I also want to say that a blood pressure of 160/90 is an important health concern and as I'm sure you know, puts you at an increased risk of cardiovascular disease. As well long term, uncontrolled hypertension can lead to physical changes to your heart (ie. certain chambers of your heart will hypertrophy, much like your muscles hypertrophy when exposed to an increased load, but this hypertrophy is pathological and can lead to changes which make it difficult for your heart to properly fill).

The last thing you want is to become a walking pharmacy at age 20, on numerous medications to keep your blood pressure down, as with more medications comes more side effects, so I urge you to keep reducing your blood pressure as the main goal of your training. You should not stop lifting, instead maybe start all your workouts with a half hour of steady state cardio, and build this up as you become more fit.

I wish you all the best and don't hesitate to PM me any questions you may have.


Is there actually a problem?

High BP can be an indicator of other issues... but do you have any other issues?


@ kaisermetal and partymonster975:

MODOK and ZEB are right on. That said, you should really take any advice with a grain of salt. Hypertension is a very complicated disorder.

Sodium sensitivity is a very poorly understood condition. There seem to be some genetic components, this explains why 10-20% of the population responds to lowering sodium intake below 1500mg/d. Anyone else is better off balancing the sodium-potassium ratio (keeping intake around 2000-2500mg), losing bodyfat, and improving lifestyle factors.

There is a great part in the new Meadows article about lowering BP, right under the pop-tart pic:



As I write this I'm wearing a 24 hour blood pressure meter, and I'm getting worried here. I've had little to no stress all day, yet my pressure is way high. The record so far is 200/110 while having a calm conversation with a client. I have yet to register systolic below 150.

I started reading about diet in relation to hypertension, as even before I speak to the doc, it seems clear there is a problem here. A lot of articles mention a reduction in saturated fats. I do wonder however if this applies to me, because my blood work is excellent. I have a total cholesterol of 4.0 mmol/L, and LDL is 2.7. I barely have triglycerides at all. Could there still be some other reason to cut back on the whole milk and eggs?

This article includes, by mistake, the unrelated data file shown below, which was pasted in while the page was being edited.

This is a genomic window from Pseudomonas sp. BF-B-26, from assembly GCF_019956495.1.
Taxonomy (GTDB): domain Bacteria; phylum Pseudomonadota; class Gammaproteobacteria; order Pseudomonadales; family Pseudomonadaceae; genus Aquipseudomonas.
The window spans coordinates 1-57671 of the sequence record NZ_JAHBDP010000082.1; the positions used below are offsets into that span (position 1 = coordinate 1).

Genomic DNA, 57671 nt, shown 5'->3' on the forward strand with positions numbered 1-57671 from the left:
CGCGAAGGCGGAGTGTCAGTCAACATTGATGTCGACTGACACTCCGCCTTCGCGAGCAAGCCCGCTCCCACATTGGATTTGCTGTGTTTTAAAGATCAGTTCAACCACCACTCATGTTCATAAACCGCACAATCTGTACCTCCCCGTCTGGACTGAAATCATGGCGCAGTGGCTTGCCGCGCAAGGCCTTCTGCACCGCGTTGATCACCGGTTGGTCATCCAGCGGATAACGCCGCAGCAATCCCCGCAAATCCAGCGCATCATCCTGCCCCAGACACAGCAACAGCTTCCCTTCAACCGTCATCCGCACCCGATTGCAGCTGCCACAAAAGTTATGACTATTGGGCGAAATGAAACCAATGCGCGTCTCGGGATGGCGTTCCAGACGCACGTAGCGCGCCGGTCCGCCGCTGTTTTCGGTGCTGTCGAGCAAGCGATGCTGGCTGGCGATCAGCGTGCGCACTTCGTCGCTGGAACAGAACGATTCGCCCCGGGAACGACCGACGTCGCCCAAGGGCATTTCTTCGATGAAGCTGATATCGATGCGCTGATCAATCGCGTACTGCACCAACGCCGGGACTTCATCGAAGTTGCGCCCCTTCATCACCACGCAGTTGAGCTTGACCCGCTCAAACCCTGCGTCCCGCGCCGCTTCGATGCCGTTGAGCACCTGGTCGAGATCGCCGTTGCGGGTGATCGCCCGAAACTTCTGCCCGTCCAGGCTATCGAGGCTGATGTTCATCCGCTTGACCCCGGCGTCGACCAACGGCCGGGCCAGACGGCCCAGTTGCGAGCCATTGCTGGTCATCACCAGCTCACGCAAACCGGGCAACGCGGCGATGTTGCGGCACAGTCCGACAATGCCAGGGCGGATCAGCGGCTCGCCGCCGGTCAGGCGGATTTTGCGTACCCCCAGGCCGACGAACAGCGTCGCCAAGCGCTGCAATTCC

I also ask myself if this is the end of training for bigger 1RMs, which is what I really love to do. I could try to up my cardio from two sessions a week to three, but I'm not really in that bad a shape. My resting heart rate is down in forties. This really sucks. Any input would be much appreciated.


Most certainly, I have what you'd call high BP when I use stimulants (which is more than I should), but my BP rides 130/60 normally, which is fine.

Most stimulants have vaso-constrictive properties.


200/110 is stupid high, if you're hitting that in the middle of the day for no reason it's probably time to talk to your doc about meds, some shit you just can't fix with diet.


I'd love to hear more about this, because from what I can tell blood pressure is one of those symptoms that gets confused for a disease. High BP can indicate all kinds of bad things, but is not in itself a serious problem. Other than potential hypertrophy in the heart as you mentioned, what about high BP is problematic in itself (you have high BP and that's it: it's not "pointing" to some other more serious condition).


I suspect you're right. The whole thing is really weird though. Most people with high BP also have some blood values out of the normal ranges. I had a whole battery of tests taken about a month ago, and everything is great, except for a marginally elevated ASAT.


Weird. Had a cup of green tea. Ten minutes later my diastolic pressure fell to 64. Systolic is still a much too high 157.